Juhu! Ich hab heute die Nachricht bekommen, dass mein Antrag auf ein Erasmus-Stipendium angenommen wurde. Das heisst, ich darf mein nächstes Studienjahr in Sofia, Bulgarien verbringen. Ihr könnt euch schon auf spannende Berichte aus dem Osten Europas vorfreuen. Wanns genau losgeht erfahr ich dann nächste Woche. Ich halte euch auf dem Laufenden!
Archive for April, 2008
Last week was a very intensive and interesting week. It all started around Easter when I got an email with the question if somebody had interest in hosting some students who are planning to come to Vienna for an excursion which is part of their study in spatial planning. As I’m quite an enthusiastic CouchSurfer, I promptly wrote back and agreed to host one or two students.
Last Sunday evening the serbian delegation arrived at Westbahnhof where I welcomed them. 17 students, a professor and some assistants came to Vienna, two of the students, Marko and Milan, stayed at my place. During the week there was a dense program with lectures and field trips and as host I was invited to join their program. On Monday I had some lectures of my own that I didn’t want to miss so I joined them only in the evening when their field-trip through Vienna and over the Kahlenberg led them to a wine-cellar in Klosterneuburg. Going there with my bike was nice, although I now have to say it was not a good idea, as it started to rain in the evening. So I had to ride back slightly drunk, wet because of the rain and nearly blind as my bike-light stopped working after some hundred meters. Exhausted as I was I slept really well – what I needed more than I expected.
Dürnstein and Krems
Tuesday was the best day of the week – a field trip to Wachau, one of the nicest regions in Austria. This is situated in western Lower Austria (the province around Vienna) on the Danube. We first went to Dürnstein, a lovely town famous for having kept King Richard Lionheart in prison from 1192 to 1193. At the train station we were greeted by the major of Dürnstein, Mrs. Barbara Schwarz. We were invited to the city hall were Mrs. Schwarz talked about the pros and cons of being a World Heritage Site (which Dürnstein as part of Wachau has been since 2001). Renovating is expensive, developing is difficult, the city is degrading to some kind of museum (most of the old shops have closed and became touristic facilities like souvenir shops and snack bars). As Mrs. Schwarz is also chairwoman of the Arbeitskreis (work group) Wachau, ecology was another topic of her talk. Our program later brought us to the danube bank where Prof. Werner Kvarda, who spent most of Tuesday and Wednesday with us, talked about ecology. He introduced us to the trinity of sociology, economy and ecology which always should be considered. Prof. Kvarda had lots of anecdotes which he was very willing to tell us. One was the highway which was built in the 1960s through Dürnstein. It should have been built on the river bank, but because of the intervention of the population it was moved to a tunnel under Dürnstein. He said that this was one of the first successful civil participation events.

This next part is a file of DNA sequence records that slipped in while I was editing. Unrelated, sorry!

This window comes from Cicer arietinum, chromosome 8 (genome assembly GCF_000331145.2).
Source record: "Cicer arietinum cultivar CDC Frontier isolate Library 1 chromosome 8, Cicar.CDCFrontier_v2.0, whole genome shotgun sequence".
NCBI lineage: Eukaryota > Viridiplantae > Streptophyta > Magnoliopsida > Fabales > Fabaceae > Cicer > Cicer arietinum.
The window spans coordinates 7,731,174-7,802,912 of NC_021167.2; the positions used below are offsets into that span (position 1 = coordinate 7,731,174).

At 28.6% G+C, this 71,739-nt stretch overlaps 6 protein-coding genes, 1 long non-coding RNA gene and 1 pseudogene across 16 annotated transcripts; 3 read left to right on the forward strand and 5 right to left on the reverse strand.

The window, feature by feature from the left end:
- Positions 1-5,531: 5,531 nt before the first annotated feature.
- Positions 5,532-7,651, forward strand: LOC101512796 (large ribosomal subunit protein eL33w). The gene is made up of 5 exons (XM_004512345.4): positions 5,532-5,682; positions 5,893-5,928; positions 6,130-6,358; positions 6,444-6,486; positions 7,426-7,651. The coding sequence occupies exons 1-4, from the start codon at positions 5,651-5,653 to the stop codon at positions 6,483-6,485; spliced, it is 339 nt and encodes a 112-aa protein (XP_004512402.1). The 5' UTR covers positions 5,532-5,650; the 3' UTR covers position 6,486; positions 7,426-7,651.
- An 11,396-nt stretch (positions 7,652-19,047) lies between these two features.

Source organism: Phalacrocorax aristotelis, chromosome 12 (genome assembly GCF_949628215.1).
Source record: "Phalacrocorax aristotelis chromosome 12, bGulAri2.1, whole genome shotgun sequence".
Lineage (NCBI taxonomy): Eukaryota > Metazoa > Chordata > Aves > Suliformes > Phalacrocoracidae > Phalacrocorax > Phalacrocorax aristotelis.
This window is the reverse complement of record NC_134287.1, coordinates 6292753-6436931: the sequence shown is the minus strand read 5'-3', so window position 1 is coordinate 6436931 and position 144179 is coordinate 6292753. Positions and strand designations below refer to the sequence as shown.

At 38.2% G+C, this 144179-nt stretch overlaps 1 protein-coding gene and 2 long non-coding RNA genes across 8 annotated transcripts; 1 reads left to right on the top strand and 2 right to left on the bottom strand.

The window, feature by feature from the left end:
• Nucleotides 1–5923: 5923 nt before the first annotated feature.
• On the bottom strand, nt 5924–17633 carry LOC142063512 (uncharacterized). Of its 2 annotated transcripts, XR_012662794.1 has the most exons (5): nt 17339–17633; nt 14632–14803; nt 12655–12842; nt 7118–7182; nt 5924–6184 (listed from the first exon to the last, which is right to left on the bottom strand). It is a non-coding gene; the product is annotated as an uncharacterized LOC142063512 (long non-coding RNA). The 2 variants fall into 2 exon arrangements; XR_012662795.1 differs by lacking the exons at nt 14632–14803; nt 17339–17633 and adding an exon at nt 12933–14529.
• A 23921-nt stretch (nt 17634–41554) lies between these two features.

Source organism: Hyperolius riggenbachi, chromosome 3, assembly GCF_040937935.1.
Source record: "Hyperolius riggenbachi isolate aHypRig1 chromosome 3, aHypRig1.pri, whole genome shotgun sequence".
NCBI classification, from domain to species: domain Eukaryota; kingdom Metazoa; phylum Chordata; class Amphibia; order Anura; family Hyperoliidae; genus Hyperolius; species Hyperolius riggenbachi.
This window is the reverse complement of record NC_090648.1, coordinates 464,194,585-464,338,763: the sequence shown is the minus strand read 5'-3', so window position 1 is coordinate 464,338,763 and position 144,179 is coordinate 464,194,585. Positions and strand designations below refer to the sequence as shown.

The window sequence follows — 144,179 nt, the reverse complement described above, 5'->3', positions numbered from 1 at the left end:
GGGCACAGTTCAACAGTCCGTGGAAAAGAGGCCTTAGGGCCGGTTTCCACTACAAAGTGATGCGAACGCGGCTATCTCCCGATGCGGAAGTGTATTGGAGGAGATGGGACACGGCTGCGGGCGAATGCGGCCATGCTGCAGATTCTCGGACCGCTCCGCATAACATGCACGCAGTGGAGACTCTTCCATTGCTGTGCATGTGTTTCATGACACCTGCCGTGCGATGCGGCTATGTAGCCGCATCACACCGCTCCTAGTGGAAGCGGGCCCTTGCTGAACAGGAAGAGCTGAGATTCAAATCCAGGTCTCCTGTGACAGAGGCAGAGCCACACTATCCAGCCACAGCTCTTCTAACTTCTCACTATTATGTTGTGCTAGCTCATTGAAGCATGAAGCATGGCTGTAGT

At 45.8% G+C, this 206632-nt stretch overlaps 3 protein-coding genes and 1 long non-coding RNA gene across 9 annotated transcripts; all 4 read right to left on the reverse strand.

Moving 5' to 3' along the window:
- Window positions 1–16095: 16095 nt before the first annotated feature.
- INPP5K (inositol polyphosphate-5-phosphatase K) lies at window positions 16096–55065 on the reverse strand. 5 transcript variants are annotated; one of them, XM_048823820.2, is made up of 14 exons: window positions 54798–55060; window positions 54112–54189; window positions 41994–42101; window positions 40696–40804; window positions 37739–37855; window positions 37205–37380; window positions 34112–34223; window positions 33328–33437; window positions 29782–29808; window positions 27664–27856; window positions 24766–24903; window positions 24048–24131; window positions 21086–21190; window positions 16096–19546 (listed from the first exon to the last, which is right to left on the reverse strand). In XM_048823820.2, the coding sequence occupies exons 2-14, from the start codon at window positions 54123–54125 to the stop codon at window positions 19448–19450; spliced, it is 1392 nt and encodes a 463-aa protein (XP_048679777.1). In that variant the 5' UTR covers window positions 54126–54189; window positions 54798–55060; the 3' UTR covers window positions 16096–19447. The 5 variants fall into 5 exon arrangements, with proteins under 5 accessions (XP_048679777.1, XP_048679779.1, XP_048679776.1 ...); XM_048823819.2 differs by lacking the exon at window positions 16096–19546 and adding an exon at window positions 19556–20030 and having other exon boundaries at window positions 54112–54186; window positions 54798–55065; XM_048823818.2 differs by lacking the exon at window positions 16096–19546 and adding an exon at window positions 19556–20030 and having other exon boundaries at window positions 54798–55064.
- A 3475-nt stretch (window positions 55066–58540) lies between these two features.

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In the city hall
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Prof. Kvarda talks
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Ruins of King Lionheart’s prison
Later we went back to Krems, where we took lunch at Donauuniversität Krems, a new, small university. On a tour through Krems Prof. Kvarda explained us the magic of pattern language, which defines recurring patterns in a city. A door is some kind of pattern (an entrance to a building) as the building also is some kind of pattern too (as place to live, as place to keep safe from weather, …) and also meeting spots on public places (it’s not totally random, there must be something special about the place – maybe it’s safe from the wind or the sun is shining a lot). You should observe how a place works to do a planning as you have to know the rules.